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    Morehouse School of Medicine Receives $22 Million from NIH for Research in Minority Institutions

    ATLANTA, Oct. 29, 2009 - The National Center for Research Resources (NCRR), part of the National Institutes of Health, announced today that it will provide approximately $75 million over the next five years to support four institutions, including Morehouse School of Medicine (MSM), via NCRR's Research Centers in Minority Institutions (RCMIs) program.

    FOR IMMEDIATE RELEASE
    Contact: Cherie A. Richardson / 404-752-1917 / crichardson@msm.edu

    ATLANTA, Oct. 29, 2009 - The National Center for Research Resources (NCRR), part of the National Institutes of Health, announced today that it will provide approximately $75 million over the next five years to support four institutions, including Morehouse School of Medicine (MSM), via NCRR's Research Centers in Minority Institutions (RCMIs) program. The RCMI program enhances research capacity and infrastructure in minority institutions.

    MSM will receive approximately $4 million per year for up to five years through a new program, the RCMI Infrastructure for Clinical and Translational Research (RCTR). The program will support clinical and translational research which focuses on cardiovascular disease, diabetes, chronic kidney disease, HIV/AIDS and other conditions that disproportionately impact minority and other medically underserved populations.

    "We see this as a transformative grant that will provide us a chance to not only streamline our resources but also continue to foster the careers of junior investigators," said Eve J. Higginbotham, M.D., dean and senior vice president for academic affairs at Morehouse School of Medicine, who is the principal investigator for the new RCTR award. "It will also enable us to build a new core competency in bioinformatics, which will allow us to make a big difference in understanding the scope of personalized medicine."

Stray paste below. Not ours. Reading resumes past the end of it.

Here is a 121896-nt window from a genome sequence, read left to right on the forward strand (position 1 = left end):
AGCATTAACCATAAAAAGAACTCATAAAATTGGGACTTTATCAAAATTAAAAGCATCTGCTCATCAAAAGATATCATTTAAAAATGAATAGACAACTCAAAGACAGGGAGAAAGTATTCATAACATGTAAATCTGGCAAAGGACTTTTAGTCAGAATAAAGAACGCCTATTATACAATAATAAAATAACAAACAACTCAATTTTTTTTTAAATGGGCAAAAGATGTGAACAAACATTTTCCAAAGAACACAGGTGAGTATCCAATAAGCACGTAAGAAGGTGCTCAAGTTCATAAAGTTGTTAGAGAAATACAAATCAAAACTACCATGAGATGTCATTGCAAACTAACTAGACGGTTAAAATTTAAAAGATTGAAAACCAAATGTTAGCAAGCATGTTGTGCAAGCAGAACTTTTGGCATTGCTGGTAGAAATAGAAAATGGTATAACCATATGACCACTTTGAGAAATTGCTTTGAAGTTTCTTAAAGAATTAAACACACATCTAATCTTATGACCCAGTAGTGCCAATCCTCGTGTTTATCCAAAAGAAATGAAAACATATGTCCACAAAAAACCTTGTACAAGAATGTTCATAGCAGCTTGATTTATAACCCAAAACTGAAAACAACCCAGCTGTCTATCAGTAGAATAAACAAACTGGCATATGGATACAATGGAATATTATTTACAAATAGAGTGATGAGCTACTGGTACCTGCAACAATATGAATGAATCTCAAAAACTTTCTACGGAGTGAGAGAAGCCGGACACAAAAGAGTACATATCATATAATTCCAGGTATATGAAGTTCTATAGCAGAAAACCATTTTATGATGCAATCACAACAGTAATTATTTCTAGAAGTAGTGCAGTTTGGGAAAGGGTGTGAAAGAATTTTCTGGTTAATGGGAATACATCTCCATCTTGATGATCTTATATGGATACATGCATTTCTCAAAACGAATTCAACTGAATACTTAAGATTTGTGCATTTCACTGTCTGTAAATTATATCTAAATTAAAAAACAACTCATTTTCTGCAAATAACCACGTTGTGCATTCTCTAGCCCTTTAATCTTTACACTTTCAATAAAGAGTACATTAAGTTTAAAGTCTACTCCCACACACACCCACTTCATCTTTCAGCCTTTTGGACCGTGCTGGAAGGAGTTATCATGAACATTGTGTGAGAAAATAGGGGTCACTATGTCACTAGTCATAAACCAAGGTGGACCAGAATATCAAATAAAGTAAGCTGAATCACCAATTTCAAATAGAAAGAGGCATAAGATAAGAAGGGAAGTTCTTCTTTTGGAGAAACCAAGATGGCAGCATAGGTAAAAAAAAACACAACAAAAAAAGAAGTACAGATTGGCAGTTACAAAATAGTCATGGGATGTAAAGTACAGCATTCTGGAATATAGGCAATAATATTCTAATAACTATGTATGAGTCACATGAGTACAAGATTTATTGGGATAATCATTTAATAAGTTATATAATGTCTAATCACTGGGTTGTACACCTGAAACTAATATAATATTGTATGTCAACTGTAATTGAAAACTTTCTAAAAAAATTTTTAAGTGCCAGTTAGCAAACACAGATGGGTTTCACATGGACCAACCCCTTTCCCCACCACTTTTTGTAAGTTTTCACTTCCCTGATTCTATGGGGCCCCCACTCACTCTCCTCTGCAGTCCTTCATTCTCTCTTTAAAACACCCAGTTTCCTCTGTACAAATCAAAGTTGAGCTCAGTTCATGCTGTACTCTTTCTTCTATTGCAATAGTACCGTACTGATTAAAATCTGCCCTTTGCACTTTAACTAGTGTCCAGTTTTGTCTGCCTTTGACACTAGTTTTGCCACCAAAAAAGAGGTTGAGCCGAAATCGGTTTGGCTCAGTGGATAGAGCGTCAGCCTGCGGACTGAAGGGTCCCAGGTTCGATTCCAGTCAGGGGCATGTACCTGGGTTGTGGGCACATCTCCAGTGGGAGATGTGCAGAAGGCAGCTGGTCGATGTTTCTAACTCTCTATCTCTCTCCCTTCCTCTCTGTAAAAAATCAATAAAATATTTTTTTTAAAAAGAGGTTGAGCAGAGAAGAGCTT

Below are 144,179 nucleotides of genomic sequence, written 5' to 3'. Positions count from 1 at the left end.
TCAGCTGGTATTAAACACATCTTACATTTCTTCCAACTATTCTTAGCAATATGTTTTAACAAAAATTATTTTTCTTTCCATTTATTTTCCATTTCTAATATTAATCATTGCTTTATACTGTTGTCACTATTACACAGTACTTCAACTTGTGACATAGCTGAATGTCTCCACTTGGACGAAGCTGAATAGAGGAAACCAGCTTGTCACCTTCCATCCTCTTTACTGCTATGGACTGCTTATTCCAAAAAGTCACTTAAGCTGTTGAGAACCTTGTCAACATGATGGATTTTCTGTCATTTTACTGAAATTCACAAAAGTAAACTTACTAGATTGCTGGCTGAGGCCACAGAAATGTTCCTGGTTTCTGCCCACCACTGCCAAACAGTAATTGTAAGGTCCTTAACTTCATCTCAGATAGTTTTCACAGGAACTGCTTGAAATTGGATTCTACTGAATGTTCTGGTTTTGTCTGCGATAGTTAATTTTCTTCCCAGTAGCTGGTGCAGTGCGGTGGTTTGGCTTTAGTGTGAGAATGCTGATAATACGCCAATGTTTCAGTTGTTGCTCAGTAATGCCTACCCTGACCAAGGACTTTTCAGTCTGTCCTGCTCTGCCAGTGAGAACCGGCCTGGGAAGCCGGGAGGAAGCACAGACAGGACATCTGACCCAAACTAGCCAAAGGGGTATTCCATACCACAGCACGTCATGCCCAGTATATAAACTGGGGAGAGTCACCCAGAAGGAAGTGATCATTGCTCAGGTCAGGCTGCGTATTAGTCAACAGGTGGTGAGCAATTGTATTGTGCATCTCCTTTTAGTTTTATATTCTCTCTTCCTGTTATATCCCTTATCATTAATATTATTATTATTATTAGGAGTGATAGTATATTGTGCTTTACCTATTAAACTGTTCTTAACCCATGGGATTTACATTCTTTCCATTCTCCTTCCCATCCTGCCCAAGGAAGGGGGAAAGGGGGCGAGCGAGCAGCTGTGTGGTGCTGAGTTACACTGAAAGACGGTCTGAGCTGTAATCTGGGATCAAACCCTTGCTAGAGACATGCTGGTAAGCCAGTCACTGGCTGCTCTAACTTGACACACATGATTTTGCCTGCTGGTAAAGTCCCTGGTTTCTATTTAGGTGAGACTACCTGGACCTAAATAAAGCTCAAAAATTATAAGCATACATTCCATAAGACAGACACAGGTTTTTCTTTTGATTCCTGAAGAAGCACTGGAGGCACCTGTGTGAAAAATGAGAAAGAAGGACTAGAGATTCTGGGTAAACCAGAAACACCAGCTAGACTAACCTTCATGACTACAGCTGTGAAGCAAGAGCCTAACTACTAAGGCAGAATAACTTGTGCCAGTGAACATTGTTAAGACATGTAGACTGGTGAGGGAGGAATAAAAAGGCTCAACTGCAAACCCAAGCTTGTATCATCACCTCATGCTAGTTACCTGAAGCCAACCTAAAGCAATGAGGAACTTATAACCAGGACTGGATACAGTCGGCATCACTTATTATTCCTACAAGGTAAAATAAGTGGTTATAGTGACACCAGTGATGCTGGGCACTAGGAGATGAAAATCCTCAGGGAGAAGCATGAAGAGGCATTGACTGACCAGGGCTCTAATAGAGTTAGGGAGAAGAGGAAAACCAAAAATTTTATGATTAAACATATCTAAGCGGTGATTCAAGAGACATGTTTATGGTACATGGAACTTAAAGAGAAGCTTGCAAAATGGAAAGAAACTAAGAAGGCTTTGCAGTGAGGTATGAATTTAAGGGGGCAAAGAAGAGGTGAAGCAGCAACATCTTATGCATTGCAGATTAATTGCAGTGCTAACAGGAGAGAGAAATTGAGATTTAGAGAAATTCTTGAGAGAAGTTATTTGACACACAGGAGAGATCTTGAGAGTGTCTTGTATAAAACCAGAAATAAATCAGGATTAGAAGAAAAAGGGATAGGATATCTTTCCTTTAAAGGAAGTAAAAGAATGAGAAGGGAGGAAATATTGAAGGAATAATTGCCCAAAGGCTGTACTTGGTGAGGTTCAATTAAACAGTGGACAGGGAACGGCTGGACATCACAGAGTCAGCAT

RCTR awards were established to promote collaborations, leverage resources, enhance training and career development activities, and increase the efficiency and speed of translating research advances to improved health outcomes. The other institutions receiving RCTR awards are Charles R. Drew University of Medicine and Science in Los Angeles, Calif., and Meharry Medical College in Nashville, Tenn.

    "The three inaugural RCTR institutions already have an exemplary record of transforming basic research into positive outcomes at the doctor's office and in the community," said NCRR Director Barbara Alving, M.D. "The increased efficiency and partnerships that come out of the RCTR program will accelerate this progress to improve the health of minority communities."

    The fourth award adds Xavier University as a new RCMI institution. Xavier will receive approximately $2 million per year for five years to develop a cancer research center. The RCMI funds will establish core laboratories, provide instrumentation and technical staff, and fund pilot research projects.


    Morehouse School of Medicine (MSM), located in Atlanta, Georgia, was founded in 1975 as the Medical Education Program at Morehouse College. In 1981 Morehouse School of Medicine became an independently chartered institution and the first minority medical school established at a Historically Black College and University in the 20th century. MSM is among the nation's leading educators of primary care physicians. Our faculty and alumni are noted in their fields for excellence in teaching, research and public policy, and are known in the community for exceptional, culturally appropriate patient care. For more information about Morehouse School of Medicine, visit us online at www.msm.edu.